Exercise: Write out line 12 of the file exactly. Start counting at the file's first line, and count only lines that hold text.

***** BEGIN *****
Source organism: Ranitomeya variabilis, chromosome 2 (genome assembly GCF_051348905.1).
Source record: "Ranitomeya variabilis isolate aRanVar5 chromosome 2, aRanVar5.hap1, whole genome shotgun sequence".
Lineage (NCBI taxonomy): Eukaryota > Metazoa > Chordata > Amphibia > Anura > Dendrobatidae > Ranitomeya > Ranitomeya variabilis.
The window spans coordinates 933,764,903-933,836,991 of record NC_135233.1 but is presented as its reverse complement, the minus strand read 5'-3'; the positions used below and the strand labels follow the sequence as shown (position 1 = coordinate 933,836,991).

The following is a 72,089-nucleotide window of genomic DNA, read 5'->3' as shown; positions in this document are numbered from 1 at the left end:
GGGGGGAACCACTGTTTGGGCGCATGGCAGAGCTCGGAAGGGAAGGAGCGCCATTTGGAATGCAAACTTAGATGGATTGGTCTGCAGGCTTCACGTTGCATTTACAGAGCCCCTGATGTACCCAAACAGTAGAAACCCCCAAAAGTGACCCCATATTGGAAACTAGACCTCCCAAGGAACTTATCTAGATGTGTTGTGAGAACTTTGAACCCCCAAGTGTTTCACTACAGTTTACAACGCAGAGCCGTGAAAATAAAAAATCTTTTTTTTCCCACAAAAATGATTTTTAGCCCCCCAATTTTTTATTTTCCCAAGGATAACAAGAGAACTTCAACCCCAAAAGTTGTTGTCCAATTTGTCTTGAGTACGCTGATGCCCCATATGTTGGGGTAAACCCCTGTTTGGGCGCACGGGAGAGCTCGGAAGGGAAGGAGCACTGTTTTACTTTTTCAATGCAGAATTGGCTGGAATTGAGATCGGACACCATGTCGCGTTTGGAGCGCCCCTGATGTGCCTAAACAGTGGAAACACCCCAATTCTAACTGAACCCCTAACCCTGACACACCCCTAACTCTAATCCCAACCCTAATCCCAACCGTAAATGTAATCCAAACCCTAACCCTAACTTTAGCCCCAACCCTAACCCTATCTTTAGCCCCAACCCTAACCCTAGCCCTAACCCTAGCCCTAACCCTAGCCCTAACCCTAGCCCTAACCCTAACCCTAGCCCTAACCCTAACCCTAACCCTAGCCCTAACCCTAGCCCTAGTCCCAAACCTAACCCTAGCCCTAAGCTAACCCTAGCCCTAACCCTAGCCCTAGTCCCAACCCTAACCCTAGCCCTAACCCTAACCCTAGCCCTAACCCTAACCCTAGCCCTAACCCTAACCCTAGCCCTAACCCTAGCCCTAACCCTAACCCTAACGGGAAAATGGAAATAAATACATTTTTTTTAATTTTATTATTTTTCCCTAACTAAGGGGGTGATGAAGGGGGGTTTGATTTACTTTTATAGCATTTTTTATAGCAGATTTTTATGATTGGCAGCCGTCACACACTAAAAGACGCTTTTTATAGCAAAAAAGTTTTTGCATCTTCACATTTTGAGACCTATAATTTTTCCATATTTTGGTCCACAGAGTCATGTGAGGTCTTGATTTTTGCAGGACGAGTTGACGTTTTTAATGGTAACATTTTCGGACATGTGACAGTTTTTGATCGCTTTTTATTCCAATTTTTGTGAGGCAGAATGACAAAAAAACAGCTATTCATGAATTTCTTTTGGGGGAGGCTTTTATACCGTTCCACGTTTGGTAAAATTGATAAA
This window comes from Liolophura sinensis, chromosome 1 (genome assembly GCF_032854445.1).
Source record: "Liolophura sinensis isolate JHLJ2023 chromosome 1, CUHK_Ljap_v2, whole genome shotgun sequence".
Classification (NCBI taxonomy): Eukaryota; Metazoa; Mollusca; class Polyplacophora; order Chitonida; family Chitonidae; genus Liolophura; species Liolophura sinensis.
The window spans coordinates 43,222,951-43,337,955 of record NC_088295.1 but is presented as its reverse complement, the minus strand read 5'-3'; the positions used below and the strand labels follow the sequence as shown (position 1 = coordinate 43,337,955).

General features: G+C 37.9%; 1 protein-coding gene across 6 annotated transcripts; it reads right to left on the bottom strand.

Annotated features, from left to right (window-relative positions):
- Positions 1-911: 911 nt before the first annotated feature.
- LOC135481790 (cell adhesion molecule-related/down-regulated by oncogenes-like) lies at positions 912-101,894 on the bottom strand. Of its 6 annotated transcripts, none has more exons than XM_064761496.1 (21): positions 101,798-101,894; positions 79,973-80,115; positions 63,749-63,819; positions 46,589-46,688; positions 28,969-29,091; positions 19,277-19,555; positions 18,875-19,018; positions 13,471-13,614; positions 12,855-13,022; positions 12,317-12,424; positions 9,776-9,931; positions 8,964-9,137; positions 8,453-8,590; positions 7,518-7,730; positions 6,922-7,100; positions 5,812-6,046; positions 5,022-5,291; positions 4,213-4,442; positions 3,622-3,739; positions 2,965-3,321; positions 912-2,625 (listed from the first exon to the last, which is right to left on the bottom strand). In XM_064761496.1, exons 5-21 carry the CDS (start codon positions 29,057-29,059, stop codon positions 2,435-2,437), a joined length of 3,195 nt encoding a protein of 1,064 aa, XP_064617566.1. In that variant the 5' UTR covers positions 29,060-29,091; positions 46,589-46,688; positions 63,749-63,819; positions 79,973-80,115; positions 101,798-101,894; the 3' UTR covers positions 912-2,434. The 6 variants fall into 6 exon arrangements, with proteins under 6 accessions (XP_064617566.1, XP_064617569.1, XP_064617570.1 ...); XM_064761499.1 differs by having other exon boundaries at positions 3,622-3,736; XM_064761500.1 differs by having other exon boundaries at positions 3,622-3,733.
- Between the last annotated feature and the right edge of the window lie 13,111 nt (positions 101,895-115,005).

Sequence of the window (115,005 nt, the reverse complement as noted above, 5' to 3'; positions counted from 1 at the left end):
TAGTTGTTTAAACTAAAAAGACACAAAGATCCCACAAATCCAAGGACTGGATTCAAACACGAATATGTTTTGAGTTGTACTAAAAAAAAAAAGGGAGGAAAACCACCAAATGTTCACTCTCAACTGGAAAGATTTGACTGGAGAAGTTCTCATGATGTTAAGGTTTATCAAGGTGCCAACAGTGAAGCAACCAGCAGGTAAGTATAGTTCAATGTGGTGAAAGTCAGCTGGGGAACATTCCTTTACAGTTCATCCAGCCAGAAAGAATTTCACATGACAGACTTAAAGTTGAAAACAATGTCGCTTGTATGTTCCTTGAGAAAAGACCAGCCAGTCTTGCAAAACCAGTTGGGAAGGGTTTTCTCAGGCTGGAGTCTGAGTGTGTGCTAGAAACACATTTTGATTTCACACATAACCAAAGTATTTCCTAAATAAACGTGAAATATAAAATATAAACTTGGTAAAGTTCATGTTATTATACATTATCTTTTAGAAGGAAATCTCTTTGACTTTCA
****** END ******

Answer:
Annotated features, from left to right (window-relative positions):